See photography through a dance of memory-laden vignettes in ‘Your Eye: On Photography’


Your Eye: On Photography

Litzine, Alix Hawley, 24 pgs, Woodbridge Farm Books,, $10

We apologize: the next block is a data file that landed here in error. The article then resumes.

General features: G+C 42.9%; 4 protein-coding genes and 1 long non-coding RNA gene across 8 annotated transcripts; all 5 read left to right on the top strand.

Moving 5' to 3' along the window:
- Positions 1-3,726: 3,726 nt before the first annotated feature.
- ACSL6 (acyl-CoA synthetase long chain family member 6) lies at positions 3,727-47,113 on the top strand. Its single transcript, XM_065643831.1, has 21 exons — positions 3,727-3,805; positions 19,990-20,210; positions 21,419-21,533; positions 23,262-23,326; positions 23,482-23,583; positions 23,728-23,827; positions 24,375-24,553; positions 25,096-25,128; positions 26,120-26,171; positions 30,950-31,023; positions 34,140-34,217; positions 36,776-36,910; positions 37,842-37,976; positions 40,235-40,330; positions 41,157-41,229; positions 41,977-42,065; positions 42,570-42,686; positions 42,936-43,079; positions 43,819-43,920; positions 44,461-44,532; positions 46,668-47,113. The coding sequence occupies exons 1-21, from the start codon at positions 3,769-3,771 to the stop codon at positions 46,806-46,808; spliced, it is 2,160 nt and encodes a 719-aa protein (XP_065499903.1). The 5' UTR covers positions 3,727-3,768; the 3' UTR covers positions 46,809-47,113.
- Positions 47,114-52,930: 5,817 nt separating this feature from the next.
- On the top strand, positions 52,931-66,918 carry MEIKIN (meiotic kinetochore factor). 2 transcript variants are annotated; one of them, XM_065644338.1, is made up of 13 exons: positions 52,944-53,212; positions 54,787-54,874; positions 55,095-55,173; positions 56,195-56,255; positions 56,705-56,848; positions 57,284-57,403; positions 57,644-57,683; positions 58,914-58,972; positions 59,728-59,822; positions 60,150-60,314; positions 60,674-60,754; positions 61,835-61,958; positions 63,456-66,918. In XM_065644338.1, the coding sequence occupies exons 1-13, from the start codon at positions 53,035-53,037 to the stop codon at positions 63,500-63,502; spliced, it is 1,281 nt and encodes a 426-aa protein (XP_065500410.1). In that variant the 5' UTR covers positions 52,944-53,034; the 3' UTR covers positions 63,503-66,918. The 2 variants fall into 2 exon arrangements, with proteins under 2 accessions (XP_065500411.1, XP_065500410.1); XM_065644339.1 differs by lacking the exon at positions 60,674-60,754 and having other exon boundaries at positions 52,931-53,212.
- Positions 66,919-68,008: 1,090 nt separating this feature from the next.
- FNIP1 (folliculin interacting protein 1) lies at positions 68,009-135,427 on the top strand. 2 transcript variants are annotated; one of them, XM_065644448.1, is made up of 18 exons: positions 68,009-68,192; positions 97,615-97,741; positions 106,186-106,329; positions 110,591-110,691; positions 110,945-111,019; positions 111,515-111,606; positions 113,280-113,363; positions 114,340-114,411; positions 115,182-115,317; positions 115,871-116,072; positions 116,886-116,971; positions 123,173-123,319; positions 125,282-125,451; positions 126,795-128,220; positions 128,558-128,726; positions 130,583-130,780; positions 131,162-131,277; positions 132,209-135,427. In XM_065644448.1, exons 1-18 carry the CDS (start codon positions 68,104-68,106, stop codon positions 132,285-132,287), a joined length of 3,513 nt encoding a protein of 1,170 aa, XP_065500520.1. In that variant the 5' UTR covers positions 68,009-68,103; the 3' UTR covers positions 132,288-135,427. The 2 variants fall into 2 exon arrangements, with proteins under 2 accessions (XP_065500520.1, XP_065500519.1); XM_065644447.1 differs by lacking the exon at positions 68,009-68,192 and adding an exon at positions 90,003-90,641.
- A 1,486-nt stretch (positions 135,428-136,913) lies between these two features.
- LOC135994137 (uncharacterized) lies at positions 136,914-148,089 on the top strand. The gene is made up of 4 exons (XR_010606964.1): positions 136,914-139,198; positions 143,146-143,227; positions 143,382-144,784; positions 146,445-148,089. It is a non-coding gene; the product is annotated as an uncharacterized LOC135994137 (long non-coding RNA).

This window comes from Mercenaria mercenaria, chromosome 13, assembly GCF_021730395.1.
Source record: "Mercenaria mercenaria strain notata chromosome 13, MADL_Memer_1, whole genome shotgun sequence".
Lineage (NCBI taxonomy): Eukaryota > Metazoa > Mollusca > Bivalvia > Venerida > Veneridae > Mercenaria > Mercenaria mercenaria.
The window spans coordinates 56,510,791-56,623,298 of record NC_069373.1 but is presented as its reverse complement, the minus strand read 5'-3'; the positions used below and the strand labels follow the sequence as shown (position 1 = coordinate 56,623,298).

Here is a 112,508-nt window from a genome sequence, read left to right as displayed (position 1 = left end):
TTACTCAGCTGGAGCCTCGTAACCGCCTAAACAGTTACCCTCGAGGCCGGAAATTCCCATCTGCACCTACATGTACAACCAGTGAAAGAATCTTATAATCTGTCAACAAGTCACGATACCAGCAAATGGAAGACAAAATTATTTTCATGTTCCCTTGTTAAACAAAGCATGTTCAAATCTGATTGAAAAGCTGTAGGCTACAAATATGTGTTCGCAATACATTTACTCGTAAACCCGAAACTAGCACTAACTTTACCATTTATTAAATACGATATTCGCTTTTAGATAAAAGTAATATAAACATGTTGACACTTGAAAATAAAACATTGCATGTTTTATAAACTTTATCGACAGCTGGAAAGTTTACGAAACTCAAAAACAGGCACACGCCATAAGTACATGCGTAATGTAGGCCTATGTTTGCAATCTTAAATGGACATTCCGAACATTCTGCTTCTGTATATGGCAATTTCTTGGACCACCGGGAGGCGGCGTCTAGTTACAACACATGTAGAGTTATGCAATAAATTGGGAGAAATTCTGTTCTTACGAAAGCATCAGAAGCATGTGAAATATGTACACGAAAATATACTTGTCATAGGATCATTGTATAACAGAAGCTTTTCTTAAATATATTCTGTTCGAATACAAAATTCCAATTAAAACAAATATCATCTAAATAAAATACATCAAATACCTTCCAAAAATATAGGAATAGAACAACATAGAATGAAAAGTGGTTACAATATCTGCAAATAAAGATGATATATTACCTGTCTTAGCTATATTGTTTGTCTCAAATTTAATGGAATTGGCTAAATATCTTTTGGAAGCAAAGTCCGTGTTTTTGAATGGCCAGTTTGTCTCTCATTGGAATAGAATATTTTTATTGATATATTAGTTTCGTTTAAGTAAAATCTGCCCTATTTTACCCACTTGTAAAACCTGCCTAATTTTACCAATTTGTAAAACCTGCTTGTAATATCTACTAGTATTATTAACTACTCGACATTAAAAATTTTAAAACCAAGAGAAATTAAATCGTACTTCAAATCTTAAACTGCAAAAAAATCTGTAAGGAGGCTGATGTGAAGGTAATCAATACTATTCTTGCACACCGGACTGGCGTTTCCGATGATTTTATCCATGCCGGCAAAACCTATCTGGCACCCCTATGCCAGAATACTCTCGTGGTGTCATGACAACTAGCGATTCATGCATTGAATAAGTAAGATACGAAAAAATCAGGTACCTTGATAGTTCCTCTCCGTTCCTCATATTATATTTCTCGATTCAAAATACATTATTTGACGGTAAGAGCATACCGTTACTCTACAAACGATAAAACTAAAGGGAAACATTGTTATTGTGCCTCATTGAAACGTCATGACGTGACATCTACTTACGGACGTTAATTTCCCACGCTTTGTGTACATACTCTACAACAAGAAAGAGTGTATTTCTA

Alix Hawley’s zine Your Eye is an essay on photography, the third installment of Alberta-based Woodbridge Farm Books’ series Writers at Rest, which engages writers on their hobbies and pastimes. It is printed on boutique, satisfyingly textured paper, bound with thread. It is primarily textual, but with a handful of black-and-white images from Hawley’s own Instagram feed. An accomplished writer, Hawley reveals the casual, but meaningful role photography has taken on in her life through a dance of memory-laden vignettes. Each starts with a line of thought. The first begins: “I was thinking about writing this essay, on photography.” Each then carries on to discuss subjects that don’t necessarily have to do with photography itself, but the fuzzy notion of the artist’s eye, its frame-making lens on the world of images. Unfolding like a thought journal, though not stream-of-consciousness, Hawley recounts memories in short, terse sentences, patiently circling the question of photography’s allure for her, and how her eye developed even before she became very active taking pictures. She remembers images taken in, without a camera, of tree bark, garbage, paintings hanging in portrait galleries. Her thoughts are mostly just thoughts, not conclusions. “I was thinking about…” she repeats over and over again, as though the zine is a retelling of how Hawley’s essay itself was written, rather than about its stated subject. Still, in this indirect, distanced kind of way, Hawley’s essay is an appealing look into an artist’s formation of their own gaze.